- The icing dries quickly, so if it starts to dry while you’re mixing in the colors, add just a few drops of water, mix, then it’ll go back to it’s rightful consistency. When it dries on the end of the piping hole, you can honestly just clean it off with a paper towel because the icing will stay at a liquid consistency inside the piping bag.
You can definitely make the icing ahead of time, as it will keep in the fridge for a couple weeks. Just make sure it’s sealed tightly because it will start to dry if air gets inside. If you choose to freeze your icing, it will keep for about two months. Just make sure to thaw it out all the way before using and mix. If it seems thick, you can add a few drops of water to thin it back out. When storing the cookies with icing, they will stay at room temperature for about 4-5 days, but I wouldn’t recommend freezing them.
Tips for decorating cookies
- Fill each piping bag with the icing and cut a really small hole at the tip. You will want it small so that you can pipe the outline of the cookie first and also make designs without it spreading out too much. The outline is important to make sure that the icing doesn’t flood off the edges and makes it way easier to decorate.
- “Flood” the inside with icing with a toothpick or the tip of the piping bag. Flooding refers to piping more of the icing in the interior and letting it spread out. You will want your icing thin enough to achieve this.
- If you’re doing a base color with designs over it, let the base coat dry for about 15-20 min before you add the next layer. It doesn’t dry completely with that amount of time, but enough to be able to keep going and design over it. It takes a couple hours at least for the icing to dry and harden completely to stack the cookies in a container.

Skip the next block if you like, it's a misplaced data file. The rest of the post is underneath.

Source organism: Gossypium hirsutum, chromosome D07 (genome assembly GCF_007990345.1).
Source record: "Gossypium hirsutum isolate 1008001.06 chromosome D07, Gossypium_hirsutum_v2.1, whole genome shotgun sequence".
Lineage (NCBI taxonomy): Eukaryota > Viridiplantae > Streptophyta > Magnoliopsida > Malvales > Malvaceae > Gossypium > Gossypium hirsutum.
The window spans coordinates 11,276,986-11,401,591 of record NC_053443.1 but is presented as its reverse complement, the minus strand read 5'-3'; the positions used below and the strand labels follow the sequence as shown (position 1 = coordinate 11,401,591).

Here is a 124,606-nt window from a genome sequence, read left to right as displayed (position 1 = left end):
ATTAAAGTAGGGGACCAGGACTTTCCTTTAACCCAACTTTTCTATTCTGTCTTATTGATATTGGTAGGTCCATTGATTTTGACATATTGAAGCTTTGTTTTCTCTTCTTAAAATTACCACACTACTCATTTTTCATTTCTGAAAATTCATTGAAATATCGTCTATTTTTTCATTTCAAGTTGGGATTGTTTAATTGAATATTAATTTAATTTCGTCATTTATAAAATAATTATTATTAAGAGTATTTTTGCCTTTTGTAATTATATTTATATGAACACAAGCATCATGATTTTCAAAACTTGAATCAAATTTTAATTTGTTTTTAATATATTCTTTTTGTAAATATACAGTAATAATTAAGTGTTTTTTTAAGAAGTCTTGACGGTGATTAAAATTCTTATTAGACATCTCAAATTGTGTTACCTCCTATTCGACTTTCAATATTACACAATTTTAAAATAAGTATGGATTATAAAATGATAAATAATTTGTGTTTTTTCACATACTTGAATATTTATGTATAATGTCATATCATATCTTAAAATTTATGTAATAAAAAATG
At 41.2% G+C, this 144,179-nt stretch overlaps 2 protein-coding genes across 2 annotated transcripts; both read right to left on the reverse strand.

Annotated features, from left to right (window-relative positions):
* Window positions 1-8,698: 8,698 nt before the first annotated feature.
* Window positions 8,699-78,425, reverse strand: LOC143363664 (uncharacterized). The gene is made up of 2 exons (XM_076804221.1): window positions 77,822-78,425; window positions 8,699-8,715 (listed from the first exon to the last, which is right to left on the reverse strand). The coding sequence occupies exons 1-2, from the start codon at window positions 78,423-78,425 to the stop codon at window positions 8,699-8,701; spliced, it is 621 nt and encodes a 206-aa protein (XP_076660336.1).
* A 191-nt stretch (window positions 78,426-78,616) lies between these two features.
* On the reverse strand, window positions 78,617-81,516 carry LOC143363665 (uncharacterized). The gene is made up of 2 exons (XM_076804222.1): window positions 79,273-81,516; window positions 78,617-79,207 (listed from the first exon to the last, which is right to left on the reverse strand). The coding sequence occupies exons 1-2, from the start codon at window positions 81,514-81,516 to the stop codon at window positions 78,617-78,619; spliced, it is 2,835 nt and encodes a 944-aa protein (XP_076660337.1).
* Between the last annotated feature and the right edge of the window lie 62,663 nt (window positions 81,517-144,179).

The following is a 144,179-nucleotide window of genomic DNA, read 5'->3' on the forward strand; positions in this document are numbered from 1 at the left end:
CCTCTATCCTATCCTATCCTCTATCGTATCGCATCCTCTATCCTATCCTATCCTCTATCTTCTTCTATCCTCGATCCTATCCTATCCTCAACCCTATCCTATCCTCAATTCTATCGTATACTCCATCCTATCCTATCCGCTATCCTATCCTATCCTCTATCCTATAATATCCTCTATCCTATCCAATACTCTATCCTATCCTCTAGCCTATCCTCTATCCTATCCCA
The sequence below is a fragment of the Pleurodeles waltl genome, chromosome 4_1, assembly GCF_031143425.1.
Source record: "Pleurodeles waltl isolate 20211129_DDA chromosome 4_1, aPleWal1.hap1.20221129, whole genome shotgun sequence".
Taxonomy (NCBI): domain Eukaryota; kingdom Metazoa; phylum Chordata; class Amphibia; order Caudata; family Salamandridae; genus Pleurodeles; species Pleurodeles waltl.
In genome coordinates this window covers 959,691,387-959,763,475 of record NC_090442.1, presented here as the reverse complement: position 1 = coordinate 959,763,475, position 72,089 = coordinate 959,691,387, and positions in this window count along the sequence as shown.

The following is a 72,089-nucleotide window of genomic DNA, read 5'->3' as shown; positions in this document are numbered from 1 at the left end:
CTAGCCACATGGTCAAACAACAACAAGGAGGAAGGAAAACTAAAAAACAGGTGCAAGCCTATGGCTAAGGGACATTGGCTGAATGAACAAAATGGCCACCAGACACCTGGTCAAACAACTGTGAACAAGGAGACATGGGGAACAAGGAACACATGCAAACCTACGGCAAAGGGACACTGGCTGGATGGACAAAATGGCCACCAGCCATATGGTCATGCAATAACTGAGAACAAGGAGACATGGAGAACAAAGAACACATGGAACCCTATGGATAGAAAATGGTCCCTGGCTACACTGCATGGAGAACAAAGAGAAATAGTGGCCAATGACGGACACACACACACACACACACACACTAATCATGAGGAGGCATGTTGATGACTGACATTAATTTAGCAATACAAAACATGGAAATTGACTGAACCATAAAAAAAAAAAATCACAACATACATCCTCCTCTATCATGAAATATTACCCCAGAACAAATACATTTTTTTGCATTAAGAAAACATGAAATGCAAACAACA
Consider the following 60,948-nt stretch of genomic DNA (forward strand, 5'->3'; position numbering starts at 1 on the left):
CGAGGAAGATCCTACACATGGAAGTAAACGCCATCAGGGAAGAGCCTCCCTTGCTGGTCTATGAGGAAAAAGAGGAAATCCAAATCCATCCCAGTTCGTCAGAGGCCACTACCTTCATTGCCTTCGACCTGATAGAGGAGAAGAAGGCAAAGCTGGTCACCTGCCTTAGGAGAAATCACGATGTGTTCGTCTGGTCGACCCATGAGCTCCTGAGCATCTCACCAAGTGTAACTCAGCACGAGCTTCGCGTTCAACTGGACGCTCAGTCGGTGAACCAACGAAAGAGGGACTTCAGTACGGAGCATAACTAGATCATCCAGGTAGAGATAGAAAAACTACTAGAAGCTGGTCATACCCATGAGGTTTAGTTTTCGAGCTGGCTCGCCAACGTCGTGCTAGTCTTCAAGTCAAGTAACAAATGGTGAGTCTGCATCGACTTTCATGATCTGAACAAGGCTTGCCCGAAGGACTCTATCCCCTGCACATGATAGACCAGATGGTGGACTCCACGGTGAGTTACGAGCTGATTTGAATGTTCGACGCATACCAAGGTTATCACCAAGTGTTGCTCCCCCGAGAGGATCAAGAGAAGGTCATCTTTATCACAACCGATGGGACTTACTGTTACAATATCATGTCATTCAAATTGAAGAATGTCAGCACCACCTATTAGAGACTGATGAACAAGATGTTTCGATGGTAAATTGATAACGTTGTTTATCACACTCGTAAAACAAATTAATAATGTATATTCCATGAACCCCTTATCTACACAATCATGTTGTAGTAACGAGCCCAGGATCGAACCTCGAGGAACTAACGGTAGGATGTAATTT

- You can even have some thicker icing and some thinner for different textures. In the photo below, I used a thicker icing for the top of the stocking to create a “fluffy” like texture, and then a thin icing for the rest to flood the cookie and create a smooth finish.
- If you want to add sprinkles, use them right away because of the icing drying so quickly. It makes for a fun racing game with my son and I!
Royal Icing Recipe
- Stand mixer/Hand mixer
- Piping bags
- Food coloring optional
- 3 Pasteurized egg whites (6 tbsp) room temp
- 1 Tsp vanilla extract
- 4 Cups (460 g) powdered sugar sifted
- In a stand (or hand) mixer with paddle attachment, beat the eggs on med-low until it looks frothy.
- Add the vanilla extract and then the sifted powdered sugar, one cup at a time (start on low speed so the sugar doesn't fly everywhere).
- Scrape the sides and bottom of the bowl after adding the sugar to make sure everything is incorporated, then turn the speed up to med-high and beat until soft peaks form and icing looks glossy.
- If you're using food coloring, divide into separate bowls and add the colors of your choice. You can thin the icing with a few drops of water to get the consistency you want for decorating. Alternatively, you can thicken it by adding a little more powdered sugar, then mixing.
- Sift the powdered sugar prior to adding to ensure a smooth finish, without any clumps.
- Make sure the mixing bowl and attachment are very clean! This helps the eggs to froth up and set the icing correctly.
- If you are using gel food coloring, it’s concentrated, so a little goes a long way.
Recipe adapted from Simply Recipes.